When they hand you over, do not worry about how you are to speak or what you are to say. You will be given at that moment what you are to say. For it will not be you who speak but the Spirit of your Father speaking through you. Matthew 10:19–20
This is an easy lesson to understand but very hard to live. This teaching of Jesus comes within the context of Him telling His Apostles that as they go forth to preach the Gospel of the Kingdom, they will be handed over to courts, scourged in synagogues, and led before governors and kings. They will be persecuted in one town after another for sharing the Gospel. Though such a “pep-talk” may not at first seem that encouraging, the Gospel passage quoted above should provide much encouragement. Encouragement, that is, if they can follow Jesus’ advice in faith.
When we are condemned, judged, misunderstood and the like, it is very common to begin mounting our defense within our minds right away. We justify our actions, set up a tribunal in our minds by which we act as judge and jury of the other, finding them guilty and issuing them punishments. The sin traditionally referred to as “self-love” is a sin that stems from pride and is not love at all. It tempts us to defend ourselves, using our own human wisdom and counsel.
If we carefully consider Jesus’ teaching above, most people will realize that it is a very hard teaching to embrace. Essentially, when you are condemned or mistreated by another, remain silent in your heart. Do not immediately dwell on the wound they have inflicted. Do not become obsessed with the apparent injustice. Do not worry or become filled with anxiety at the perceived persecution. Instead, turn your eyes to Jesus, consider only His Voice and His Truth. And instead of looking at the wound that was inflicted upon you, look at the person inflicting it. And look at them with love. They are not the enemy, they are the battleground for Truth, and it is your mission to help them hear God’s truth. So how do you do that? Jesus’ answer is straightforward. “You will be given at that moment what you are to say.” Furthermore, Jesus makes it clear that it must be the “Spirit of your Father” who is to speak through you in such a case.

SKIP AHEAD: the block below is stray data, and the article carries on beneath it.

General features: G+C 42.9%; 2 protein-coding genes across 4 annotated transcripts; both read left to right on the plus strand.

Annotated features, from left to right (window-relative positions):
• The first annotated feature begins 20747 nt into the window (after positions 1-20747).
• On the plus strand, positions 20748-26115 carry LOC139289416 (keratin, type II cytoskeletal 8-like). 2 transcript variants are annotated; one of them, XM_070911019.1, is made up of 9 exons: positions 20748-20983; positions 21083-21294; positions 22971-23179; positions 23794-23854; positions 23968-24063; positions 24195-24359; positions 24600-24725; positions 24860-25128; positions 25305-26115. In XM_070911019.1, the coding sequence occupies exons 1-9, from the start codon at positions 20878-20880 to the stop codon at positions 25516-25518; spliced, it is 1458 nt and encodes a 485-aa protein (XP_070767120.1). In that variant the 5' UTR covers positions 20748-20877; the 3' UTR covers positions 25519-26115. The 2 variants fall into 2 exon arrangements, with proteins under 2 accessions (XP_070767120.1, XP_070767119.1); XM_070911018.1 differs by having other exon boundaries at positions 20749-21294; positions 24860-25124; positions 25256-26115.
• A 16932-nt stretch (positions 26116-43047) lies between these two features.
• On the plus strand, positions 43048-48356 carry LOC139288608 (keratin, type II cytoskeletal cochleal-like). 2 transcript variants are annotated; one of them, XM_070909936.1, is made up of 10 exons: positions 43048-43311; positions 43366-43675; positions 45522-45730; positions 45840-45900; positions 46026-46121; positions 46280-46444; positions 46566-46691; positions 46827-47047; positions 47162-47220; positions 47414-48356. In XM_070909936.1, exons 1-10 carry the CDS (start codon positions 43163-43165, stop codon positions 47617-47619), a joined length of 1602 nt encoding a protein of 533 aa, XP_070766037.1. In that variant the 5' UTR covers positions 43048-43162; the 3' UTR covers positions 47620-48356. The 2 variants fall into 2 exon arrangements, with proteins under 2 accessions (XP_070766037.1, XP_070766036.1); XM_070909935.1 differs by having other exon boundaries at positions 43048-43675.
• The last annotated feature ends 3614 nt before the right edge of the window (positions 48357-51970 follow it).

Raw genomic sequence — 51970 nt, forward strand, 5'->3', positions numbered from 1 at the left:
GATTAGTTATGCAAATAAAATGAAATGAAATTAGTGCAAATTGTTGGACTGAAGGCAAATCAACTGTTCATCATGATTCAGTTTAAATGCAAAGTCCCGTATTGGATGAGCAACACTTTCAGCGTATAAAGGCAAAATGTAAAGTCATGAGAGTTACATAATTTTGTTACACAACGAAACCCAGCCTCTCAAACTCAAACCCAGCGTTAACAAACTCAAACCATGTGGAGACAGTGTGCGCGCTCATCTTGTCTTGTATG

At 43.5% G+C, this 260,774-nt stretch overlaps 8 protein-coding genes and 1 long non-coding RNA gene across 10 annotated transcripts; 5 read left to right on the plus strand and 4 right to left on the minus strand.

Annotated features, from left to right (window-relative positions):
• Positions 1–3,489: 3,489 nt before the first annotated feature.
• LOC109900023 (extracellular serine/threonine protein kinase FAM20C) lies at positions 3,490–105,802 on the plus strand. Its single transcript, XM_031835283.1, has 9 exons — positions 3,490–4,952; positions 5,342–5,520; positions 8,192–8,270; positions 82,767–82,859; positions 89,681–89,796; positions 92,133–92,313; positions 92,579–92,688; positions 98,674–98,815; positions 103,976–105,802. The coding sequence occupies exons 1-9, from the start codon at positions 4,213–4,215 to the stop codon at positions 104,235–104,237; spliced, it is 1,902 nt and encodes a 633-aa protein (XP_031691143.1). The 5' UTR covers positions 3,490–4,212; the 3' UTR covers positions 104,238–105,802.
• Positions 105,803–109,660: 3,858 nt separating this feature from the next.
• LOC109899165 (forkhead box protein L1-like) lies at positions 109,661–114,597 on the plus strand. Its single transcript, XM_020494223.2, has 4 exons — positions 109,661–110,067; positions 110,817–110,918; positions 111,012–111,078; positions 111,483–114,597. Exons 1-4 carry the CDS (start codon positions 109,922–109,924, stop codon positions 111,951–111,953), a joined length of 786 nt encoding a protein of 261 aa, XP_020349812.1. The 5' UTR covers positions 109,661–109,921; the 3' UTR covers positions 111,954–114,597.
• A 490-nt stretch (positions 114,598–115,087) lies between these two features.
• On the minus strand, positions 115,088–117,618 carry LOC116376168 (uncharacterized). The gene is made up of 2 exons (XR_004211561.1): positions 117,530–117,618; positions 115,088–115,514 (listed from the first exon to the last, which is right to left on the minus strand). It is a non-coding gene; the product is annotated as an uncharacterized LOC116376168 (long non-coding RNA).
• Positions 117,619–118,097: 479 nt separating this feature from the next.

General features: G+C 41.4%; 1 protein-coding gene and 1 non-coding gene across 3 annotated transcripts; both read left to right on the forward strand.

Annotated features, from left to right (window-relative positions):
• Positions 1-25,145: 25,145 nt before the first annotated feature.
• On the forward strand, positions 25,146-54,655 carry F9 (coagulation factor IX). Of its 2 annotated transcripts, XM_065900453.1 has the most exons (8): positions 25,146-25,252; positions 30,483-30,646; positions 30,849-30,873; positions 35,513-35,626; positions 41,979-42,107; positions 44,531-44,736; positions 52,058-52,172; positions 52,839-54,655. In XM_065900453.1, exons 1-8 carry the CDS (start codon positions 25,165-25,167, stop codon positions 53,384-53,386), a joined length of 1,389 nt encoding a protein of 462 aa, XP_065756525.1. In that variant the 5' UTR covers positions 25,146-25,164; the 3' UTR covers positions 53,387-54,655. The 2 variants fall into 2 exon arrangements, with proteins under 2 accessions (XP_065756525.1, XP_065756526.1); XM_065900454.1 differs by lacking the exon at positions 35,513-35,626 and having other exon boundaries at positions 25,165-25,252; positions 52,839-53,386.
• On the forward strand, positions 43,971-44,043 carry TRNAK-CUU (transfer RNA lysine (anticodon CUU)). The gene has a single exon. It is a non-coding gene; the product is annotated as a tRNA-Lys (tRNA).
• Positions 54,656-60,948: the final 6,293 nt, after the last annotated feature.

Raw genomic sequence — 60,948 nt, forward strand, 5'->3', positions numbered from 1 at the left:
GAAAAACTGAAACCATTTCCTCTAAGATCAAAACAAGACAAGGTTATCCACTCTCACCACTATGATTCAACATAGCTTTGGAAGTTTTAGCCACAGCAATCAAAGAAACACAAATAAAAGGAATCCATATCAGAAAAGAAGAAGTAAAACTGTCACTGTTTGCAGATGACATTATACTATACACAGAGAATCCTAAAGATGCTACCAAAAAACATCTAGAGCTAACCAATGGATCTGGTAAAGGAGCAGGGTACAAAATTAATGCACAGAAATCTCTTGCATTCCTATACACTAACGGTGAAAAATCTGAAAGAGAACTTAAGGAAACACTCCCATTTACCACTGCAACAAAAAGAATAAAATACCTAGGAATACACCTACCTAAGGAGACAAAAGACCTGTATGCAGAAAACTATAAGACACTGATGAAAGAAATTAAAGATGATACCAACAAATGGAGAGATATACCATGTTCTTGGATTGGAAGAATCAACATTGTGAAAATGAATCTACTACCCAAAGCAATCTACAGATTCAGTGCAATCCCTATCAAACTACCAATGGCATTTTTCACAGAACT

Living such a teaching especially requires two things: humility and trust. Humility will allow the temptation to self-love (pride) to be set aside. This is essential if you are to hear the Voice of God speaking to you and, ultimately, allow Him to speak through you. Second, it is essential that you trust that what Jesus says is true. You must trust that, if you are humble and open to His Voice, that He will give you His words when He wants them spoken. This is difficult because we often want to say far more than God chooses to say. God often calls us to silence in the face of injustice. A silence that is also imbued with love for the persecutor. This requires much trust in the grace of God, which results in an abundance of charity on your part.
Reflect, today, upon this teaching of our Lord. Consider how you react when someone condemns or judges you. How do you respond to such persecutions? Begin with silence, turn your eyes to the other out of love for them, and then listen and wait on the Lord. Wait until He gives you the words to say. Doing so is not only good for the persecutor, it is also exceptionally good for your own soul and holiness of life.
My patient Lord, You, Who are the Savior of the World and the God of all, allowed Yourself to be falsely accused, judged and condemned. During it all, You remained silent and spoke only when the Father spoke through You. Help me to be freed of all pride, dear Lord, so that I will speak only Your holy words, think only the thoughts inspired by You and act only on Your holy command of love. Jesus, I trust in You.
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